Sarpong said she has “got a few gray hairs since the beginning of her role,” but added, “Whatever I criticize, it’s worth it as there’s a bigger mission here.”
Sarpong was born in East London to Ghanaian parents. She spent her early years in Ghana until a coup forced her parents to return to London, where she lived in public housing.
As a teenager, she was involved in a car accident that left her unable to walk for two years, she said. While in the hospital, she saw Oprah Winfrey on TV and it made her realize she could work on TV, she added. Her school reports always said that she “had to talk less,” said Sarpong. “I remember watching Oprah think, ‘Oh my god, you can get paid to talk!”
Sarpong soon got an internship at Kiss FM, a radio station specializing in dance music. She showed up wearing a ruff and remembered what it was like to have to explain her accident to everyone she met.
Her rise from that small role, then MTV, was quick. Sarpong became a youth television star in the UK after moving to Channel 4, where she put on a popular weekend show and interviewed the likes of Kanye West and Prime Minister Tony Blair. She was best known for her laugh – “An irresistible elastic giggle,” according to The Guardian.
But she struggled trying to move up the TV ladder, she said. She went to meetings on “shiny floor shows,” an indication of large Saturday night entertainment, but said her audience was not ready for a black host, she said. She moved to America and increasingly into activism.
Sarpong’s friends and acquaintances said in telephone interviews that she had the character of changing the BBC. “They actually hired a fighting dog that won’t let go,” said Trevor Phillips, a former television news anchor who was also chair of the UK’s Equality and Human Rights Commission, in a telephone interview.
Lorna Clarke, the BBC manager in charge of the pop music, described her as charming but firm. “I’ve seen her in action here and it’s impressive,” she added. “She’s there and says, ‘We can do that, can’t we?'”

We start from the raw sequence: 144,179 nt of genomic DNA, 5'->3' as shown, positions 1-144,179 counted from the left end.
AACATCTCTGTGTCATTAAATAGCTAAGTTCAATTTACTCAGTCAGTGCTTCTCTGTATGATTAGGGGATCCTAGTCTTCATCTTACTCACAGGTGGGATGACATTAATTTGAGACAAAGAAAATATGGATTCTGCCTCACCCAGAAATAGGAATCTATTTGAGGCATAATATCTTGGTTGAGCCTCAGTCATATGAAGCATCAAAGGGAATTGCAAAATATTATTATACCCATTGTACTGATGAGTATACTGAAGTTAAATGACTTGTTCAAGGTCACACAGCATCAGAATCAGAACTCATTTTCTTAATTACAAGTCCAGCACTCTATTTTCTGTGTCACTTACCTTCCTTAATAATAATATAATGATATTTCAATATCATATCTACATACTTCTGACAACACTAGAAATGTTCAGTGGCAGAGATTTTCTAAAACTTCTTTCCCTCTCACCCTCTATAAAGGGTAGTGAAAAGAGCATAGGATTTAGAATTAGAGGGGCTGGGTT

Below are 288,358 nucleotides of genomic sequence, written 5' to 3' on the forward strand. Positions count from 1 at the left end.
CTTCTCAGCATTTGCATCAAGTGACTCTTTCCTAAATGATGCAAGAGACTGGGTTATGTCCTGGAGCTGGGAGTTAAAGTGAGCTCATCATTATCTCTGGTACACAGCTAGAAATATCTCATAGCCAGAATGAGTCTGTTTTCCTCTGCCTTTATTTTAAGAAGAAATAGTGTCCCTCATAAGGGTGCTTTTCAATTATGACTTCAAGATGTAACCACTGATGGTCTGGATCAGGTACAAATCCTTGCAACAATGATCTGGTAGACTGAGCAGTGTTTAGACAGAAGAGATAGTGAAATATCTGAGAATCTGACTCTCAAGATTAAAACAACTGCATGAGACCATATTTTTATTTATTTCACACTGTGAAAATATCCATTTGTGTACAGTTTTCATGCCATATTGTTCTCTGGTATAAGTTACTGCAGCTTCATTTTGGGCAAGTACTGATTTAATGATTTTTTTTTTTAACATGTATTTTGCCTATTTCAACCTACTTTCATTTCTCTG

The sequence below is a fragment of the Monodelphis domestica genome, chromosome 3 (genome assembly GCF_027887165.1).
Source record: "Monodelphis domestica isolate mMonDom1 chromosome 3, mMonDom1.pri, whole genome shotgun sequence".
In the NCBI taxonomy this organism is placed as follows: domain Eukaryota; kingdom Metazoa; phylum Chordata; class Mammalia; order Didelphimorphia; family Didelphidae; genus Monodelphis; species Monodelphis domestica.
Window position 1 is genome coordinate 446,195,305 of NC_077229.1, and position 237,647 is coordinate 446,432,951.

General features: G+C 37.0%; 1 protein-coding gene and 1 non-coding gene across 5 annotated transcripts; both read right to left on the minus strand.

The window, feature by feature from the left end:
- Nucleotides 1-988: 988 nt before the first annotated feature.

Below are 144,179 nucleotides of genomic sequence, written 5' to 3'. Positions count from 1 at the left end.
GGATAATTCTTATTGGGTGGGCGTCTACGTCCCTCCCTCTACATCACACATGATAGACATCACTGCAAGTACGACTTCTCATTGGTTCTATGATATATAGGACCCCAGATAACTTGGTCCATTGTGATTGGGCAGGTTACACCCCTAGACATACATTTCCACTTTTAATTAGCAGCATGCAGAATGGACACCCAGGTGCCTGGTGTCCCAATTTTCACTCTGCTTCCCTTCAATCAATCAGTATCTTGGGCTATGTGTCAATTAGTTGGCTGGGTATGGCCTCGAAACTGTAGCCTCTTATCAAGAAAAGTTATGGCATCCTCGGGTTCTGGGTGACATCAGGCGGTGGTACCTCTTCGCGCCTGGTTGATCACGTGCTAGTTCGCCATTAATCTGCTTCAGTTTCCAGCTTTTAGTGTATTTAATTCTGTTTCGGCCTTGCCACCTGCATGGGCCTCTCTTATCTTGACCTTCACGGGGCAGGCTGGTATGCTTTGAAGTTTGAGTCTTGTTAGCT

Some BBC critics say the most alarming area the company lacks diversity is not in relation to race, sexuality or disability, but in relation to the political attitudes of its employees. UK Conservative government ministers and others on the right have used the language of diversity to criticize what they think is the BBC’s liberal bias. Culture Secretary Oliver Dowden said the broadcaster needed to do more to “get real diversity of thought.”
Simon Evans, a self-described right-wing comedian who sometimes appears on BBC radio broadcasts, said in a telephone interview that the BBC’s comedy edition is dominated by leftist views. “You have to involve people with different opinions, views and skin colors,” said Evans. “That will crack the ice cap on the organization’s culture,” he added.
Sarpong said that if its policies were successful, the BBC would be more diverse in opinion. “If we do our job you will,” she added.
Sarpong has mixed up with stars over the course of her career, but she said she has also gone to every corner of the UK to do TV shows. She knew what made the British people tick, she said, and that would make her successful. “You have to think about how to bring the majority,” she said, convincing her that diversity is not a zero-sum game where one group benefits at the expense of others.
“Everyone has their role to play and it is very important to know what your role is,” said Sarpong. “I am very clear about what is mine.”